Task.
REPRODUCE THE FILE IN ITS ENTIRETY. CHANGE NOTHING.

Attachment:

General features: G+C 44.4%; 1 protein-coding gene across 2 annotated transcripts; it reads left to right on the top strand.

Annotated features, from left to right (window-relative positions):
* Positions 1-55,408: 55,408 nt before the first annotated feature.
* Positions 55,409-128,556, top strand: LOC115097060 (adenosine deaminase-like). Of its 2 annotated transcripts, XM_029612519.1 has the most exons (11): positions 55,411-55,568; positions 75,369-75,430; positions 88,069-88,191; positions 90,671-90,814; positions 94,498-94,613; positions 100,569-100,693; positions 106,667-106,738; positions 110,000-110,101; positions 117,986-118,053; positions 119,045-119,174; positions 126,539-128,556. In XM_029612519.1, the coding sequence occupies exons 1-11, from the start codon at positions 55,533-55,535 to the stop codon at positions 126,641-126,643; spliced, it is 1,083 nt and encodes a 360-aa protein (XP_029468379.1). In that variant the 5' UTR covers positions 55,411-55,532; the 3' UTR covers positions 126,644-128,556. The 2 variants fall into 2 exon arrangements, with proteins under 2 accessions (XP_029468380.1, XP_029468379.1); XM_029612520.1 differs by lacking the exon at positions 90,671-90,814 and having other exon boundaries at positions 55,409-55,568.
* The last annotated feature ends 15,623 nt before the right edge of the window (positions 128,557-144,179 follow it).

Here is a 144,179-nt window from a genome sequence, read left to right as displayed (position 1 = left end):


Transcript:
General features: G+C 44.4%; 1 protein-coding gene across 2 annotated transcripts; it reads left to right on the top strand.

Annotated features, from left to right (window-relative positions):
* Positions 1-55,408: 55,408 nt before the first annotated feature.
* Positions 55,409-128,556, top strand: LOC115097060 (adenosine deaminase-like). Of its 2 annotated transcripts, XM_029612519.1 has the most exons (11): positions 55,411-55,568; positions 75,369-75,430; positions 88,069-88,191; positions 90,671-90,814; positions 94,498-94,613; positions 100,569-100,693; positions 106,667-106,738; positions 110,000-110,101; positions 117,986-118,053; positions 119,045-119,174; positions 126,539-128,556. In XM_029612519.1, the coding sequence occupies exons 1-11, from the start codon at positions 55,533-55,535 to the stop codon at positions 126,641-126,643; spliced, it is 1,083 nt and encodes a 360-aa protein (XP_029468379.1). In that variant the 5' UTR covers positions 55,411-55,532; the 3' UTR covers positions 126,644-128,556. The 2 variants fall into 2 exon arrangements, with proteins under 2 accessions (XP_029468380.1, XP_029468379.1); XM_029612520.1 differs by lacking the exon at positions 90,671-90,814 and having other exon boundaries at positions 55,409-55,568.
* The last annotated feature ends 15,623 nt before the right edge of the window (positions 128,557-144,179 follow it).

Here is a 144,179-nt window from a genome sequence, read left to right as displayed (position 1 = left end):